A former FBI agent was just sentenced for illegally accessing a person’s personal computer, and then distributing stolen information to media sources because they were anti-Trump and pro-resistance. He received a seven-day sentence and a $500 fine, but no “Hate Crime” charges were forthcoming. Why no “Hate Crime?”
We are all aware of the hoax perpetrated by Jesse Smollett, and he is free and thriving after indicating MAGA supporters attacked him. Was that hoax not motivated by hate and a desire to target a specific population? Why no “Hate Crime?”
There have been too many violent attacks on Trump supporters to name them (but check out our Liberal Hate Map) few ever get sentenced with a “Hate Crime.” Then there was the case where a neighbor attacked Senator Rand Paul and left him with severe lung damage – his sentence was only 30 days. And what of all those “Hate Crimes” on our Liberal Hate Map? We all know that Media bias cheers and defends liberal hate. Why no “Hate Crimes?”
I attended [editor’s note: the author is our very own RFSO reporter on the ground] the 2016 Presidential Inaugural on the Mall of Washington DC and observed: “the left resistance” walking around lighting the ends of hair of Trump supporters, wrestling the private property of supporters and burning it, and explicitly stealing American Flags from supporters and setting them on fire. No person was arrested for a “Hate Crime.” We have all watched the American flag burning protected under free speech. Here a few videos on this:
Merriam Webster defines a “Hate Crime” as any of various crimes (such as assault or defacement of property) when motivated by hostility to the victim as a member of a group. “Hate Crime” law advocates say that extra penalties are needed for group directed crimes because society is experiencing “epidemics” of such crimes that can go viral. The data that proves that group hate incites more crime than individual crime is dubious. But even this isn’t the main issue.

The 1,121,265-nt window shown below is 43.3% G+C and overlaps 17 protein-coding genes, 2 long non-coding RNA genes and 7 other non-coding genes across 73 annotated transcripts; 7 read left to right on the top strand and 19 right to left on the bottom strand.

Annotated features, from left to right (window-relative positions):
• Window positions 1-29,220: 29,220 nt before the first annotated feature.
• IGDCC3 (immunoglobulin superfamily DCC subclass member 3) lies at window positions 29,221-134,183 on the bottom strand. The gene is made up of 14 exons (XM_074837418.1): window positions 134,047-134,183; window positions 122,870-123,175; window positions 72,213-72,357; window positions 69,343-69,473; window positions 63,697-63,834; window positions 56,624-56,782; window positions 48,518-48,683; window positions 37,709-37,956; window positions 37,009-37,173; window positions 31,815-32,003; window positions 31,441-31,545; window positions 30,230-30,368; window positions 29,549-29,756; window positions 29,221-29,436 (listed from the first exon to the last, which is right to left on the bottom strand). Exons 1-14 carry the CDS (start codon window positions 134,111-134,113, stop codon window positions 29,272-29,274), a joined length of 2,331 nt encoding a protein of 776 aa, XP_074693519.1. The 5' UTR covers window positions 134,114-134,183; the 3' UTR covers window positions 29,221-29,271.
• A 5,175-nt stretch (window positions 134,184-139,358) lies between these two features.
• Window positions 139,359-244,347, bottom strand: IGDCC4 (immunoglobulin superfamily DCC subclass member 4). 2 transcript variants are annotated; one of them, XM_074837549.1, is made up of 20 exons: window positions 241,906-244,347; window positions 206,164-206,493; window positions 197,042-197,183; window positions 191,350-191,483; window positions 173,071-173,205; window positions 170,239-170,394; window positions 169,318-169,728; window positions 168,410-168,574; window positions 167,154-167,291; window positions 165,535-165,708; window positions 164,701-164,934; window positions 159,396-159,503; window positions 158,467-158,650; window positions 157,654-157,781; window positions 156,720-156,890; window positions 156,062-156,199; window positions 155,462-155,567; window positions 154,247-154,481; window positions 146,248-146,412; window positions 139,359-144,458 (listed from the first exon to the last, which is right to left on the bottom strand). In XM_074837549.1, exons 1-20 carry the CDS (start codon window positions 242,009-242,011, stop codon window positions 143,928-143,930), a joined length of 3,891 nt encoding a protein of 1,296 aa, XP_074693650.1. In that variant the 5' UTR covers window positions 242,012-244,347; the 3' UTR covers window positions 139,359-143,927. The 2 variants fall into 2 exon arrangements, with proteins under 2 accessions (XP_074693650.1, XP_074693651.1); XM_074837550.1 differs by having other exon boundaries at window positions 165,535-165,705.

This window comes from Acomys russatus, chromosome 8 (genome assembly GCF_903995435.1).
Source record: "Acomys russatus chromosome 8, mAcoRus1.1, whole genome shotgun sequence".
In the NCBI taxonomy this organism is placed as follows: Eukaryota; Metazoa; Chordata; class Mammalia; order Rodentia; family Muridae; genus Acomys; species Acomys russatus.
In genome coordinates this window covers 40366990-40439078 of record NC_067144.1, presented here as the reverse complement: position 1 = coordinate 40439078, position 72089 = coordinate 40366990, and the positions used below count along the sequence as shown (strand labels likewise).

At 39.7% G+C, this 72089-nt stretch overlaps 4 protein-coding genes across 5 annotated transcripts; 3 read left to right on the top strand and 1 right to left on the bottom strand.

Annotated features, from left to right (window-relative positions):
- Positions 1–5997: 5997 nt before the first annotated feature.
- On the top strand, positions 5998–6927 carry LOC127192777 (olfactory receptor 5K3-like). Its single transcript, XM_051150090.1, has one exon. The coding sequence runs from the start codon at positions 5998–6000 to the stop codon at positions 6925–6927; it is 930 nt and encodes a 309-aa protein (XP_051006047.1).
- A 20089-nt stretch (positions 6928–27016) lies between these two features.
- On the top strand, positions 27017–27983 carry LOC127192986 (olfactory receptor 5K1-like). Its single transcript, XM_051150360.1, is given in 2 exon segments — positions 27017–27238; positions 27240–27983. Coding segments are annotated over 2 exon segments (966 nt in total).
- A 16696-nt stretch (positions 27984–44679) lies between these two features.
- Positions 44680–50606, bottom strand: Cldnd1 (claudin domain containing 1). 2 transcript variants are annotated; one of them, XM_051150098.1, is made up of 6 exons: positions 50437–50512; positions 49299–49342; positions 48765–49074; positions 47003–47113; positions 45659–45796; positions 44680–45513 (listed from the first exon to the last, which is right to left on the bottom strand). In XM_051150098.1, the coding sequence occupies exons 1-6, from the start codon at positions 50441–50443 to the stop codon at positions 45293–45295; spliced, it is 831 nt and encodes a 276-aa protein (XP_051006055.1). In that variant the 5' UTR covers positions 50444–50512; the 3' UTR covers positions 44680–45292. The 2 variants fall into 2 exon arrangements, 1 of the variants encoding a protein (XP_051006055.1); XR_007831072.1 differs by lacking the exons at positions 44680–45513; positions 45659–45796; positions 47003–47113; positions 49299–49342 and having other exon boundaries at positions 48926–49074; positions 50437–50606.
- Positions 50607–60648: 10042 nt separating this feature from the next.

The problem is which group deserves protection? What is a recognized group? What is hate? And does the shield protection become in real life a sword of political activism for groups looking to push an agenda? Federal “Hate Crime” legislation was a dangerous farce, to begin with, which sets a dangerous precedent. It is never equally applied and often used as a social justice warrior weapon for political gains by activist lawyers and judges. This case must be appealed, and it is far past time for SCOTUS to review the constitutionality of the “Hate Crime” statute.
Martinez broke the law and should have been charged. One can not normalize assault or abuse of property rights of individuals. But the Martinez sentencing was excessive – under hypocritical “Hate Crime” laws. If Martinez’s target had been a pro-life group, Christians, Trump supporters, or police officers – we all know there would not have been a “Hate Crime.” Yet, doing so is fully protected by the Constitution as an expression of political speech. Why is burning any other flag not treated the same? If I grab a hammer and sickle flag out of someone’s hand and set it on fire, will I be charged with a “Hate Crime?” Planned parenthood banner? Islamic flag?
Burning the American Flag is a surreal experience to observe and counter-intuitive to true patriots. “Hate Crime” hypocrisy is eating away at the soul of America, and causing more division than it tries to solve.